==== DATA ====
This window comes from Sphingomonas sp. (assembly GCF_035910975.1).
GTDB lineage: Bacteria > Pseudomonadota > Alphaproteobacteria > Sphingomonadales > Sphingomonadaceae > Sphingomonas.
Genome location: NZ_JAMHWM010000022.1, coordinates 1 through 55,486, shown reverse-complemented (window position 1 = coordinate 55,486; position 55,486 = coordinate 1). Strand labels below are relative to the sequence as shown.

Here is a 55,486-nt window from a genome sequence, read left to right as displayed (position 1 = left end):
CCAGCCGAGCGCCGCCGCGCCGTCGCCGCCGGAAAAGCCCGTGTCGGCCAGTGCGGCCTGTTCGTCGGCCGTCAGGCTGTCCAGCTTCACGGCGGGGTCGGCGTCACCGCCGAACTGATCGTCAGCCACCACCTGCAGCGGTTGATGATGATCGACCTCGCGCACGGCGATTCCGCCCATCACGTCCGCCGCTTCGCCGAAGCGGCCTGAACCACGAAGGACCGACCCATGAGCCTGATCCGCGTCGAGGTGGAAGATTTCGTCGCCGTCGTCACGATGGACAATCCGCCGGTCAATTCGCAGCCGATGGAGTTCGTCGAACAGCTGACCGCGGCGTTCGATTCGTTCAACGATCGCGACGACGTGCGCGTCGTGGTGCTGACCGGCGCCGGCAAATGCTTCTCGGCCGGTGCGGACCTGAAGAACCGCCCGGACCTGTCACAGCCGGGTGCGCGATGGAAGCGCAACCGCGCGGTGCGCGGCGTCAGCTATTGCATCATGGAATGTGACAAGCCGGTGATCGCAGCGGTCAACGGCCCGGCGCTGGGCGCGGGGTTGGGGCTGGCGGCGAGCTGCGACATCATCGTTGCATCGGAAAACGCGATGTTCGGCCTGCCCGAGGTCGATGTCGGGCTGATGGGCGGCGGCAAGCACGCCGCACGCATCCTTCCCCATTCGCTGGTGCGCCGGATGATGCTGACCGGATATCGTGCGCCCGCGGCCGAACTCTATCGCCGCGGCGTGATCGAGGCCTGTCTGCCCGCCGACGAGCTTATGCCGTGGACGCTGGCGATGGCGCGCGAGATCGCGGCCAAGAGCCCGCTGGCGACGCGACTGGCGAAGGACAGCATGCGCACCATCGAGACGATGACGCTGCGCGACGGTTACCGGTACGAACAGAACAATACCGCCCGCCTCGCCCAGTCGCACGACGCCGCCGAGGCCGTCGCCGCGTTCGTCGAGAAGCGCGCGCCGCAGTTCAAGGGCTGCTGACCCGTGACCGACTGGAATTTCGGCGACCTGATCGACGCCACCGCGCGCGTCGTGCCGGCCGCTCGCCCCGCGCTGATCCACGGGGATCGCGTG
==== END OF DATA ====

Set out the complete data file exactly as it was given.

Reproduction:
This window comes from Sphingomonas sp. (assembly GCF_035910975.1).
GTDB lineage: Bacteria > Pseudomonadota > Alphaproteobacteria > Sphingomonadales > Sphingomonadaceae > Sphingomonas.
Genome location: NZ_JAMHWM010000022.1, coordinates 1 through 55,486, shown reverse-complemented (window position 1 = coordinate 55,486; position 55,486 = coordinate 1). Strand labels below are relative to the sequence as shown.

Here is a 55,486-nt window from a genome sequence, read left to right as displayed (position 1 = left end):
CCAGCCGAGCGCCGCCGCGCCGTCGCCGCCGGAAAAGCCCGTGTCGGCCAGTGCGGCCTGTTCGTCGGCCGTCAGGCTGTCCAGCTTCACGGCGGGGTCGGCGTCACCGCCGAACTGATCGTCAGCCACCACCTGCAGCGGTTGATGATGATCGACCTCGCGCACGGCGATTCCGCCCATCACGTCCGCCGCTTCGCCGAAGCGGCCTGAACCACGAAGGACCGACCCATGAGCCTGATCCGCGTCGAGGTGGAAGATTTCGTCGCCGTCGTCACGATGGACAATCCGCCGGTCAATTCGCAGCCGATGGAGTTCGTCGAACAGCTGACCGCGGCGTTCGATTCGTTCAACGATCGCGACGACGTGCGCGTCGTGGTGCTGACCGGCGCCGGCAAATGCTTCTCGGCCGGTGCGGACCTGAAGAACCGCCCGGACCTGTCACAGCCGGGTGCGCGATGGAAGCGCAACCGCGCGGTGCGCGGCGTCAGCTATTGCATCATGGAATGTGACAAGCCGGTGATCGCAGCGGTCAACGGCCCGGCGCTGGGCGCGGGGTTGGGGCTGGCGGCGAGCTGCGACATCATCGTTGCATCGGAAAACGCGATGTTCGGCCTGCCCGAGGTCGATGTCGGGCTGATGGGCGGCGGCAAGCACGCCGCACGCATCCTTCCCCATTCGCTGGTGCGCCGGATGATGCTGACCGGATATCGTGCGCCCGCGGCCGAACTCTATCGCCGCGGCGTGATCGAGGCCTGTCTGCCCGCCGACGAGCTTATGCCGTGGACGCTGGCGATGGCGCGCGAGATCGCGGCCAAGAGCCCGCTGGCGACGCGACTGGCGAAGGACAGCATGCGCACCATCGAGACGATGACGCTGCGCGACGGTTACCGGTACGAACAGAACAATACCGCCCGCCTCGCCCAGTCGCACGACGCCGCCGAGGCCGTCGCCGCGTTCGTCGAGAAGCGCGCGCCGCAGTTCAAGGGCTGCTGACCCGTGACCGACTGGAATTTCGGCGACCTGATCGACGCCACCGCGCGCGTCGTGCCGGCCGCTCGCCCCGCGCTGATCCACGGGGATCGCGTG